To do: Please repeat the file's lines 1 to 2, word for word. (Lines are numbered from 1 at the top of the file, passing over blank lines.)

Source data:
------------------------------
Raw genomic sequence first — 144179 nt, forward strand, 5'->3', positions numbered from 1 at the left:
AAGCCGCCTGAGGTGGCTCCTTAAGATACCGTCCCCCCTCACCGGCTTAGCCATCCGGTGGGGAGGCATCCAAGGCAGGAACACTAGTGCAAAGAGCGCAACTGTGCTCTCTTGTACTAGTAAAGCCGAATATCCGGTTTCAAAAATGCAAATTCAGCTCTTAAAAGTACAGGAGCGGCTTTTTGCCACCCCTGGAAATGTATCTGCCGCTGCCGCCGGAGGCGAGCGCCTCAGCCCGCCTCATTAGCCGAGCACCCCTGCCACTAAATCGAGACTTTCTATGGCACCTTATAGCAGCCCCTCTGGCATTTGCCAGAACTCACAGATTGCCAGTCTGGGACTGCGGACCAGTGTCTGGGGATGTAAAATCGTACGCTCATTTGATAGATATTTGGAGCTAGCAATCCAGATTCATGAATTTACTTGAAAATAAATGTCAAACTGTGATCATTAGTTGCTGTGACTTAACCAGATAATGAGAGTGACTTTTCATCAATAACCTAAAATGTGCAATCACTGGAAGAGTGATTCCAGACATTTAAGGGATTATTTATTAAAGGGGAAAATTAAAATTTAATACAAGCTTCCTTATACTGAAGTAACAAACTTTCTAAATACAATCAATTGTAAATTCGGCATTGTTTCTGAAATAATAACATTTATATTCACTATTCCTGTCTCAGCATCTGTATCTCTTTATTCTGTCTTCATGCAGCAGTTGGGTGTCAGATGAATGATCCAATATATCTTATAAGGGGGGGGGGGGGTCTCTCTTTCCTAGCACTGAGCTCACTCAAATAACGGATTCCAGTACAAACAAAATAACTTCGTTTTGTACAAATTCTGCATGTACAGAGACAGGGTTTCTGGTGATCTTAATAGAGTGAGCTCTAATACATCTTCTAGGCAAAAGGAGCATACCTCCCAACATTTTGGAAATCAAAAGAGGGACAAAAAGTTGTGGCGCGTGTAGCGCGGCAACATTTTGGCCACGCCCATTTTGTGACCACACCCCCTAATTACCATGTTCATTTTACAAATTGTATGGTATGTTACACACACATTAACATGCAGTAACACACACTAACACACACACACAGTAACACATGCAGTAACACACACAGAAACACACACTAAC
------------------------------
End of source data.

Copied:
Raw genomic sequence first — 144179 nt, forward strand, 5'->3', positions numbered from 1 at the left:
AAGCCGCCTGAGGTGGCTCCTTAAGATACCGTCCCCCCTCACCGGCTTAGCCATCCGGTGGGGAGGCATCCAAGGCAGGAACACTAGTGCAAAGAGCGCAACTGTGCTCTCTTGTACTAGTAAAGCCGAATATCCGGTTTCAAAAATGCAAATTCAGCTCTTAAAAGTACAGGAGCGGCTTTTTGCCACCCCTGGAAATGTATCTGCCGCTGCCGCCGGAGGCGAGCGCCTCAGCCCGCCTCATTAGCCGAGCACCCCTGCCACTAAATCGAGACTTTCTATGGCACCTTATAGCAGCCCCTCTGGCATTTGCCAGAACTCACAGATTGCCAGTCTGGGACTGCGGACCAGTGTCTGGGGATGTAAAATCGTACGCTCATTTGATAGATATTTGGAGCTAGCAATCCAGATTCATGAATTTACTTGAAAATAAATGTCAAACTGTGATCATTAGTTGCTGTGACTTAACCAGATAATGAGAGTGACTTTTCATCAATAACCTAAAATGTGCAATCACTGGAAGAGTGATTCCAGACATTTAAGGGATTATTTATTAAAGGGGAAAATTAAAATTTAATACAAGCTTCCTTATACTGAAGTAACAAACTTTCTAAATACAATCAATTGTAAATTCGGCATTGTTTCTGAAATAATAACATTTATATTCACTATTCCTGTCTCAGCATCTGTATCTCTTTATTCTGTCTTCATGCAGCAGTTGGGTGTCAGATGAATGATCCAATATATCTTATAAGGGGGGGGGGGGGTCTCTCTTTCCTAGCACTGAGCTCACTCAAATAACGGATTCCAGTACAAACAAAATAACTTCGTTTTGTACAAATTCTGCATGTACAGAGACAGGGTTTCTGGTGATCTTAATAGAGTGAGCTCTAATACATCTTCTAGGCAAAAGGAGCATACCTCCCAACATTTTGGAAATCAAAAGAGGGACAAAAAGTTGTGGCGCGTGTAGCGCGGCAACATTTTGGCCACGCCCATTTTGTGACCACACCCCCTAATTACCATGTTCATTTTACAAATTGTATGGTATGTTACACACACATTAACATGCAGTAACACACACTAACACACACACACAGTAACACATGCAGTAACACACACAGAAACACACACTAAC